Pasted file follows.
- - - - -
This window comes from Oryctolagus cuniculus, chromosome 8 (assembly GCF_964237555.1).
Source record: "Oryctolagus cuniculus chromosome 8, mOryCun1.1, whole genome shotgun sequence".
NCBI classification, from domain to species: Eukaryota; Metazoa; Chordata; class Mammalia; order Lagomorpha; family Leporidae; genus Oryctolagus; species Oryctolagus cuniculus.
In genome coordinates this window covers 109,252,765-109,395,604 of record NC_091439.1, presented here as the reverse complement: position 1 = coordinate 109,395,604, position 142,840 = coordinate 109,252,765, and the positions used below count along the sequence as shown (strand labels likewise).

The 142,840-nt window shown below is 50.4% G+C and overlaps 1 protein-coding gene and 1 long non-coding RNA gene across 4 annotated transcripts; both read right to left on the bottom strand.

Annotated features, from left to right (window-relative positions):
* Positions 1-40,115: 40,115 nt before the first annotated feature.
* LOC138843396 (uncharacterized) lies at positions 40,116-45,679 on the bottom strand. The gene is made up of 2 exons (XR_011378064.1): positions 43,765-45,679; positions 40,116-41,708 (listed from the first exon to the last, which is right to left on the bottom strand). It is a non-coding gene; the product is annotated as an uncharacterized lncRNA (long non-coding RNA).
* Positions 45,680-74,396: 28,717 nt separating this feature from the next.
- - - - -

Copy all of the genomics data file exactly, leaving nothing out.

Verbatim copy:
This window comes from Oryctolagus cuniculus, chromosome 8 (assembly GCF_964237555.1).
Source record: "Oryctolagus cuniculus chromosome 8, mOryCun1.1, whole genome shotgun sequence".
NCBI classification, from domain to species: Eukaryota; Metazoa; Chordata; class Mammalia; order Lagomorpha; family Leporidae; genus Oryctolagus; species Oryctolagus cuniculus.
In genome coordinates this window covers 109,252,765-109,395,604 of record NC_091439.1, presented here as the reverse complement: position 1 = coordinate 109,395,604, position 142,840 = coordinate 109,252,765, and the positions used below count along the sequence as shown (strand labels likewise).

The 142,840-nt window shown below is 50.4% G+C and overlaps 1 protein-coding gene and 1 long non-coding RNA gene across 4 annotated transcripts; both read right to left on the bottom strand.

Annotated features, from left to right (window-relative positions):
* Positions 1-40,115: 40,115 nt before the first annotated feature.
* LOC138843396 (uncharacterized) lies at positions 40,116-45,679 on the bottom strand. The gene is made up of 2 exons (XR_011378064.1): positions 43,765-45,679; positions 40,116-41,708 (listed from the first exon to the last, which is right to left on the bottom strand). It is a non-coding gene; the product is annotated as an uncharacterized lncRNA (long non-coding RNA).
* Positions 45,680-74,396: 28,717 nt separating this feature from the next.